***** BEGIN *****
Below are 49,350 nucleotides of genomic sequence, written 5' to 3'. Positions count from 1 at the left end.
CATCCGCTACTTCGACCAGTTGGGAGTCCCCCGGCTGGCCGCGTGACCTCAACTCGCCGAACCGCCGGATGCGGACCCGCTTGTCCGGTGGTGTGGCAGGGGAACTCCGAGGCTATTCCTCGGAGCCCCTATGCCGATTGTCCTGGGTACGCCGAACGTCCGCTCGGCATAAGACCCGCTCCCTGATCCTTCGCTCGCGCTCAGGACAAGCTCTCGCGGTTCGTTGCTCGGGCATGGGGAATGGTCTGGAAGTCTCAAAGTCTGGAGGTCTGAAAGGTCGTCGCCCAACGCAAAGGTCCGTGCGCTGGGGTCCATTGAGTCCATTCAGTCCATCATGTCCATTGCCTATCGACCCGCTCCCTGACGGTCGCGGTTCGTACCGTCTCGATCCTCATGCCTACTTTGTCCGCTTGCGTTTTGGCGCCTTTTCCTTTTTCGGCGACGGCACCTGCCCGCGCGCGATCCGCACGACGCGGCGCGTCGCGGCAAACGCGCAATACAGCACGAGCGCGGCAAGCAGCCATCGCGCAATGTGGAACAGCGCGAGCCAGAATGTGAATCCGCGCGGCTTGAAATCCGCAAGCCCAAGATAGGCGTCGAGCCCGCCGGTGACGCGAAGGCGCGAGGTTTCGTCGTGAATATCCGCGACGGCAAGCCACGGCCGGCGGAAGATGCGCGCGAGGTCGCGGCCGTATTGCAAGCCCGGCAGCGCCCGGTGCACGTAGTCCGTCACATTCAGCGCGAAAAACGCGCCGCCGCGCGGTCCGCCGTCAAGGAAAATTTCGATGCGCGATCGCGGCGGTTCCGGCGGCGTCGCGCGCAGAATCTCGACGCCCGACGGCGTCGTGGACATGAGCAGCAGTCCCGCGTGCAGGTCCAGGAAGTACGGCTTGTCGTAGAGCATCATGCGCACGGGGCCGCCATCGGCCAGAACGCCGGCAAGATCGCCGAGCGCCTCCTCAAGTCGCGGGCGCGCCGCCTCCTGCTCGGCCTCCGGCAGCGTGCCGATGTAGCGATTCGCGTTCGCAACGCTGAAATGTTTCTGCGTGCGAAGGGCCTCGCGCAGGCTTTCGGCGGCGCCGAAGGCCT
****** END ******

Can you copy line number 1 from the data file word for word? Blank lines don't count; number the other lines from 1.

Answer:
Below are 49,350 nucleotides of genomic sequence, written 5' to 3'. Positions count from 1 at the left end.